Maybe this Time
by Amin Motin
Surrounded by trees on high mountain ridges, I knew that I couldn’t travel far that night. The moon was full and I must have been visible for miles. I was weary and frightened. By now, they must have realised that I’d gone. They’d soon be looking for me with the dogs, rabid beasts used to terrorise us and tame us into submission.
I was one of the lucky ones. I’d escaped the ovens and now I’d escaped the camp. God willing I’d escape with my life this time. I pressed on, unsure really where I was headed and whether it was to safety, or suffering. Floating gently upon the breeze came the sound of yapping, barking, shouting. So, it had begun.
I ran as fast as my emaciated legs could carry me, but I was no longer the athlete I once was. Years of starvation had seen to it that I was little more than skin and bones – a bag of mostly water, in fact. For a brief moment I thought I heard my pursuers change direction, but that was never meant to be. Inexorably they closed in on me, hunting me down like a dog. That’s what I was – a dog. My purpose in life now to be hunted.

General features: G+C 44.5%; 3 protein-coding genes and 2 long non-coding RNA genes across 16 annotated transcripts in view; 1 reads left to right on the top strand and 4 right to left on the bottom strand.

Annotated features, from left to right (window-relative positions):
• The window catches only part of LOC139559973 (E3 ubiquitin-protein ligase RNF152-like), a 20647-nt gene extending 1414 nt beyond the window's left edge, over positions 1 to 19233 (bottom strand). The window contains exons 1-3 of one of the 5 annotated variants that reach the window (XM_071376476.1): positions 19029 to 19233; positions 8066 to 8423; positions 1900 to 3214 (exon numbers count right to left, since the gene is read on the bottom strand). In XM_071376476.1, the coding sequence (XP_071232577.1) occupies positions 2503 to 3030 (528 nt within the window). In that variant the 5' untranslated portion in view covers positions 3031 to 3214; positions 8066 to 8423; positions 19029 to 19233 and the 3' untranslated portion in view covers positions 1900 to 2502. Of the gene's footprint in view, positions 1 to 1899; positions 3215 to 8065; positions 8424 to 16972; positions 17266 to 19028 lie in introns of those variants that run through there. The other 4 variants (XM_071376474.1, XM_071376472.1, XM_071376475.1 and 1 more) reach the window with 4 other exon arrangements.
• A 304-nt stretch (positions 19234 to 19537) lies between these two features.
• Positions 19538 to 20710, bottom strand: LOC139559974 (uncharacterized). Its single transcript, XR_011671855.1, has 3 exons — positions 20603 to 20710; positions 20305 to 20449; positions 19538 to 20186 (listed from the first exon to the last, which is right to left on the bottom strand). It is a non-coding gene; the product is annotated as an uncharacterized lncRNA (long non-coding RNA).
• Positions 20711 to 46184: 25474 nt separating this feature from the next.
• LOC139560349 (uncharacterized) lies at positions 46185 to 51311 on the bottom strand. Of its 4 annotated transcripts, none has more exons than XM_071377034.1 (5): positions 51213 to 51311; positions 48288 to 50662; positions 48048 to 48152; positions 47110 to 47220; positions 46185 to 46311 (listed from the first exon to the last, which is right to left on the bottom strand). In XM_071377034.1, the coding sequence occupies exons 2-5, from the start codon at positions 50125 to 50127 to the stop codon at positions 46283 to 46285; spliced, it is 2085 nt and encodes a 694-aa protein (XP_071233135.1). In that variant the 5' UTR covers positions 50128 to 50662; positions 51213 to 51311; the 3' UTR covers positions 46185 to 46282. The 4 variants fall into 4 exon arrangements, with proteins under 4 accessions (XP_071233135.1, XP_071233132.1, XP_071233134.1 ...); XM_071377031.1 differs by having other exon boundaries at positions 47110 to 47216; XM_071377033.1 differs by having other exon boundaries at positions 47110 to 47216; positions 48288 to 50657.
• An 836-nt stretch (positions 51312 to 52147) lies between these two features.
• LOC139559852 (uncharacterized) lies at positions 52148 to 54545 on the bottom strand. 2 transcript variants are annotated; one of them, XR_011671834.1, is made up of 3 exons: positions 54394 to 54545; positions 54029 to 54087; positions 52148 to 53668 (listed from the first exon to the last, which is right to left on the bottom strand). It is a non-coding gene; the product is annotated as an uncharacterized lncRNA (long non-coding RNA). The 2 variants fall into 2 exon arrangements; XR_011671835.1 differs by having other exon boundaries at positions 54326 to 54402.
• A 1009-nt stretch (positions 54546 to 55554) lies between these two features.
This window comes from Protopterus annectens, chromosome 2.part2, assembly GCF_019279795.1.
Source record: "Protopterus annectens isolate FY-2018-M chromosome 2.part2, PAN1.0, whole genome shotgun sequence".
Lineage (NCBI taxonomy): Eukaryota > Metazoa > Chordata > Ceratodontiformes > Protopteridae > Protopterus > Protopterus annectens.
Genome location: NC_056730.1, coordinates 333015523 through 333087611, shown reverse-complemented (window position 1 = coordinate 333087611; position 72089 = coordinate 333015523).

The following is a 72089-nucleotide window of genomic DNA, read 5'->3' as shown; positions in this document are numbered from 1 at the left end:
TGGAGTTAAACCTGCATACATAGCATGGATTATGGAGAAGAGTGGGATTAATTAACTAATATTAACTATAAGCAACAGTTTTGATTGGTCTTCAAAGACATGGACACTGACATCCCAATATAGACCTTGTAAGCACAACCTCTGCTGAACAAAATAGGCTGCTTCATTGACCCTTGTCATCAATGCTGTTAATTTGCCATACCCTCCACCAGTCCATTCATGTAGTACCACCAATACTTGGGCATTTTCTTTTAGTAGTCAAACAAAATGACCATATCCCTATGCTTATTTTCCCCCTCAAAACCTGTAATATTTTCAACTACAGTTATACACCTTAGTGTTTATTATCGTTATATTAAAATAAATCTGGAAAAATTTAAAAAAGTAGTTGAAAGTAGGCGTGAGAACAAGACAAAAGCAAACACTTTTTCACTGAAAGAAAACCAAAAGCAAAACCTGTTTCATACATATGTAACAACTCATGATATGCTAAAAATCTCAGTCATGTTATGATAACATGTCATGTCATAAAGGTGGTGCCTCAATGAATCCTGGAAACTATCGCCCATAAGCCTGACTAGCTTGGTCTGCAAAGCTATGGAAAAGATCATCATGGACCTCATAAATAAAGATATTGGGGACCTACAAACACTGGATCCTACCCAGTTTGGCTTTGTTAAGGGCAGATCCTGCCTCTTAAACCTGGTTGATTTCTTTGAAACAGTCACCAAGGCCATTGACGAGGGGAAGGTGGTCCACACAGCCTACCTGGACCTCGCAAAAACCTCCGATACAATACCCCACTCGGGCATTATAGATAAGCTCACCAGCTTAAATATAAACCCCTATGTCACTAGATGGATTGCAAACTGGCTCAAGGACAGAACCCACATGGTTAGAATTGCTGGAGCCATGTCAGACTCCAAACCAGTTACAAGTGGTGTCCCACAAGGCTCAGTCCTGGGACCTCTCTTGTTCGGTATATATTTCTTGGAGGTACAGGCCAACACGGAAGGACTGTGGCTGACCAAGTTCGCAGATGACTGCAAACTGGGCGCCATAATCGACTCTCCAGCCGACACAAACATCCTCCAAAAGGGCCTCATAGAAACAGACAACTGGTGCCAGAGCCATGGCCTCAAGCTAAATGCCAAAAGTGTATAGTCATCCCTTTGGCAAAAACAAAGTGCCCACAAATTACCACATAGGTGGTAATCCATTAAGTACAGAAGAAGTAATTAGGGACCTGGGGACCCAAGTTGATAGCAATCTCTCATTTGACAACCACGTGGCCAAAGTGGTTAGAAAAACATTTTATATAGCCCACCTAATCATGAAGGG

When they caught me the Major looked at me with contempt.
“This one is too old to play the quarry anymore. There’s no challenge left. Shoot him.”
They were the final words I ever heard. My death sentence.